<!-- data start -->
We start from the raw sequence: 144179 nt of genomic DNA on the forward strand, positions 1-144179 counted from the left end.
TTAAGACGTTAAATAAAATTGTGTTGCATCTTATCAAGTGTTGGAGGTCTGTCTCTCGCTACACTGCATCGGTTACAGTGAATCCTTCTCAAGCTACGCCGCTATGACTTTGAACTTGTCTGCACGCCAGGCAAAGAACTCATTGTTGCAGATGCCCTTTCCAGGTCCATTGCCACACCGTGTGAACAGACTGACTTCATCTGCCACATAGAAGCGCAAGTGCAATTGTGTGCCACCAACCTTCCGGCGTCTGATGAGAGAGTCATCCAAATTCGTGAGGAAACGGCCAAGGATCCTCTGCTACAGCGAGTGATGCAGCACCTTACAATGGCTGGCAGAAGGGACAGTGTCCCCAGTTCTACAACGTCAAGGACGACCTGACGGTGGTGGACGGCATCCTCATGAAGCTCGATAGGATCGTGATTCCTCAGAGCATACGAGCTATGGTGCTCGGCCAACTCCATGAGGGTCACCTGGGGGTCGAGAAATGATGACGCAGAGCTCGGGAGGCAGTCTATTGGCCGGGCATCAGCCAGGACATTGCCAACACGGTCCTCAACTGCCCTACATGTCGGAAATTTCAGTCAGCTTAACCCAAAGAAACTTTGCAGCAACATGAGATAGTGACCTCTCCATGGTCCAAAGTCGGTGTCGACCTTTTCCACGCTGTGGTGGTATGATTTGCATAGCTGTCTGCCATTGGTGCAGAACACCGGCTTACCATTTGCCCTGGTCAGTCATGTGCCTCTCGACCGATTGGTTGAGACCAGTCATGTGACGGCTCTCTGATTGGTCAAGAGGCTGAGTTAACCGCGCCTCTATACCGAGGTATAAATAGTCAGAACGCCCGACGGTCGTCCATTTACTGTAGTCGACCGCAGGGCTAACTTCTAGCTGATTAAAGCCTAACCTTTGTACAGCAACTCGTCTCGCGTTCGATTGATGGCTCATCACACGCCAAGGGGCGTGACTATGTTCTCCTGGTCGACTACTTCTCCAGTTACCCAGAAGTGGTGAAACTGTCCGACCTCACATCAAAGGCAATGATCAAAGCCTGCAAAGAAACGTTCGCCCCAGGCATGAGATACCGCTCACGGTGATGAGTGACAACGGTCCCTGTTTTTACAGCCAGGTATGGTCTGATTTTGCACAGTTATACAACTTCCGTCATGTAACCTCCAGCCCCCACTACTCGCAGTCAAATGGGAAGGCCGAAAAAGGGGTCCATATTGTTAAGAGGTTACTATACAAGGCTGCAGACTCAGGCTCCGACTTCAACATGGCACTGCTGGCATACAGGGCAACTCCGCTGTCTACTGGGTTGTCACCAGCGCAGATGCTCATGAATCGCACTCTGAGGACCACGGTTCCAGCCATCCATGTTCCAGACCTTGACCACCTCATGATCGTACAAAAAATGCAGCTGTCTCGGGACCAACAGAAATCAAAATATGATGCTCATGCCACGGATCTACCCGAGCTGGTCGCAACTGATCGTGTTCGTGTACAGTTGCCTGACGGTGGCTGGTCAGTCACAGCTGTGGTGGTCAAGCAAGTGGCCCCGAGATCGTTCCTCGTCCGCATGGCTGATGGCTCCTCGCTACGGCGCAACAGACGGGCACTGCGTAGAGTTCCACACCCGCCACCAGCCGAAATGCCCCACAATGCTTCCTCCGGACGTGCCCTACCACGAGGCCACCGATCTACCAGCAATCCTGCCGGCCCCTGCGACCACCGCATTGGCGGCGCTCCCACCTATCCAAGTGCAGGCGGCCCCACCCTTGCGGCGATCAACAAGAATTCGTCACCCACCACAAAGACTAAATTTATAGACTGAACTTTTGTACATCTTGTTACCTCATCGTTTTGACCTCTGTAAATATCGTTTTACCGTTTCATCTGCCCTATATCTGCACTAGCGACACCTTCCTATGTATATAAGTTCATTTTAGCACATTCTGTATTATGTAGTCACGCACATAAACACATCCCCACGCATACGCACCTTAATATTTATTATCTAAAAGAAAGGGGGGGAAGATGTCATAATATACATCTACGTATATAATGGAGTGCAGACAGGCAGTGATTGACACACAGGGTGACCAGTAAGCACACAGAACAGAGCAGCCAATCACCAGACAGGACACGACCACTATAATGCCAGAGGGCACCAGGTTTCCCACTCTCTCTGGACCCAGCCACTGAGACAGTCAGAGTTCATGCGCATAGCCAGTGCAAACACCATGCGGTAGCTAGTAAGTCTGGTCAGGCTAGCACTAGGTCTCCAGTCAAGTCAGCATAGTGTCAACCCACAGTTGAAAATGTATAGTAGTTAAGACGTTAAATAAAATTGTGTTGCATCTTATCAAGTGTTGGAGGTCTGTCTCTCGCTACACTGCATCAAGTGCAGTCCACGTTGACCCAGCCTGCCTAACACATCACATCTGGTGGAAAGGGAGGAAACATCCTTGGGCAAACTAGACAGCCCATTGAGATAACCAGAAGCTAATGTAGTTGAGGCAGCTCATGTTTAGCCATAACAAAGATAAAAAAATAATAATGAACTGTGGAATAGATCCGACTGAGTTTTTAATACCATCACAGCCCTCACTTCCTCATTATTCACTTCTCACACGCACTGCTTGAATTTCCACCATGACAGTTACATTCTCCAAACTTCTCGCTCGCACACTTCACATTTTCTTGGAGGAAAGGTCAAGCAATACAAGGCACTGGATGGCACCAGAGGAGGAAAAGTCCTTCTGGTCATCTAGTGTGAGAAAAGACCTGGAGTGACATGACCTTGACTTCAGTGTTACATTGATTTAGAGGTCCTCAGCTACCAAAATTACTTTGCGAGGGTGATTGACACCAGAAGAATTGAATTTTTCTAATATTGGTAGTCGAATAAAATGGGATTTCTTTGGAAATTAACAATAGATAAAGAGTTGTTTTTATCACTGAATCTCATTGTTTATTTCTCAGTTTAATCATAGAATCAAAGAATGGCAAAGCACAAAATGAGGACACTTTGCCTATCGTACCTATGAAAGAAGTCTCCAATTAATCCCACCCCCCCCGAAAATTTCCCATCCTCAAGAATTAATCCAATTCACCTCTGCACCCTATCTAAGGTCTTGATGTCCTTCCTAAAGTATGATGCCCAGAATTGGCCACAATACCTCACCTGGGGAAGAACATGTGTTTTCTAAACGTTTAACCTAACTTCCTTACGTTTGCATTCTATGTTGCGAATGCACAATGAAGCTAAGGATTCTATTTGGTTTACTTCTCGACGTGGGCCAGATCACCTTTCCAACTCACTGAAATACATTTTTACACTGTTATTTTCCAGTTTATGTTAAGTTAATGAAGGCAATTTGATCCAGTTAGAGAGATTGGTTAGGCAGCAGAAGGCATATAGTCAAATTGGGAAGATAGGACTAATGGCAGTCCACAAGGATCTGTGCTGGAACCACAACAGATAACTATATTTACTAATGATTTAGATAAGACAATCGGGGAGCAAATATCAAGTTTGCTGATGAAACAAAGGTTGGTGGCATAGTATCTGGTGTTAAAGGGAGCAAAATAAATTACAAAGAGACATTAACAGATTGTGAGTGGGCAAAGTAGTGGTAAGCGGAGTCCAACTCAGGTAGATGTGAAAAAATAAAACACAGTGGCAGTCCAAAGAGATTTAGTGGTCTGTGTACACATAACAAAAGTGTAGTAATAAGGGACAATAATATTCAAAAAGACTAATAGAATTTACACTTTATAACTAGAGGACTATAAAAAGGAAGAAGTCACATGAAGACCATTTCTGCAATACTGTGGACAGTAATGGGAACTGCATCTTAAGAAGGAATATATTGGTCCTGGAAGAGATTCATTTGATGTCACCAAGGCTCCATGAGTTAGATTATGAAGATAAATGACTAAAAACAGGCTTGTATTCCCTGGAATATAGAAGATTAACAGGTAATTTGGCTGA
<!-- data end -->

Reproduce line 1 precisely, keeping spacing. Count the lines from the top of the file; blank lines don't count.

We start from the raw sequence: 144179 nt of genomic DNA on the forward strand, positions 1-144179 counted from the left end.